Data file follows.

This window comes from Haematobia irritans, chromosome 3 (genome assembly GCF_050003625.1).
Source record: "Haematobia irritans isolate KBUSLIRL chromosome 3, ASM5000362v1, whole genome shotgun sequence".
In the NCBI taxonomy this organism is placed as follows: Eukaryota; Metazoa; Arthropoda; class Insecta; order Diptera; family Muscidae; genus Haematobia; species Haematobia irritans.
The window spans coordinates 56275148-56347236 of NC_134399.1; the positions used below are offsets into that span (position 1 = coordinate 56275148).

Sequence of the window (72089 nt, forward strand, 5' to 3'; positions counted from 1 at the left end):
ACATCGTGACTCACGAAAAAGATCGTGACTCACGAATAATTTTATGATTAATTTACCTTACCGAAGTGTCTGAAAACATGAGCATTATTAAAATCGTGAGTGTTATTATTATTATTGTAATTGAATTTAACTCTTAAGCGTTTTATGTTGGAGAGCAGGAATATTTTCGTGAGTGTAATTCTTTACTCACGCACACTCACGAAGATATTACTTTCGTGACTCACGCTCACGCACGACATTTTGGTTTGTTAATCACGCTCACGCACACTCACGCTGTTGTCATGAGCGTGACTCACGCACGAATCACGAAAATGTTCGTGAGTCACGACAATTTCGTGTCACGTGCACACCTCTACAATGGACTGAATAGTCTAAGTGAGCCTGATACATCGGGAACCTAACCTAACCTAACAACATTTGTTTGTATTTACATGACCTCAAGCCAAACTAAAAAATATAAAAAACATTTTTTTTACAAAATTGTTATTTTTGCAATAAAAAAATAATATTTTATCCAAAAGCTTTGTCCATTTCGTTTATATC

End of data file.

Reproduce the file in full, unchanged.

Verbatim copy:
This window comes from Haematobia irritans, chromosome 3 (genome assembly GCF_050003625.1).
Source record: "Haematobia irritans isolate KBUSLIRL chromosome 3, ASM5000362v1, whole genome shotgun sequence".
In the NCBI taxonomy this organism is placed as follows: Eukaryota; Metazoa; Arthropoda; class Insecta; order Diptera; family Muscidae; genus Haematobia; species Haematobia irritans.
The window spans coordinates 56275148-56347236 of NC_134399.1; the positions used below are offsets into that span (position 1 = coordinate 56275148).

Sequence of the window (72089 nt, forward strand, 5' to 3'; positions counted from 1 at the left end):
ACATCGTGACTCACGAAAAAGATCGTGACTCACGAATAATTTTATGATTAATTTACCTTACCGAAGTGTCTGAAAACATGAGCATTATTAAAATCGTGAGTGTTATTATTATTATTGTAATTGAATTTAACTCTTAAGCGTTTTATGTTGGAGAGCAGGAATATTTTCGTGAGTGTAATTCTTTACTCACGCACACTCACGAAGATATTACTTTCGTGACTCACGCTCACGCACGACATTTTGGTTTGTTAATCACGCTCACGCACACTCACGCTGTTGTCATGAGCGTGACTCACGCACGAATCACGAAAATGTTCGTGAGTCACGACAATTTCGTGTCACGTGCACACCTCTACAATGGACTGAATAGTCTAAGTGAGCCTGATACATCGGGAACCTAACCTAACCTAACAACATTTGTTTGTATTTACATGACCTCAAGCCAAACTAAAAAATATAAAAAACATTTTTTTTACAAAATTGTTATTTTTGCAATAAAAAAATAATATTTTATCCAAAAGCTTTGTCCATTTCGTTTATATC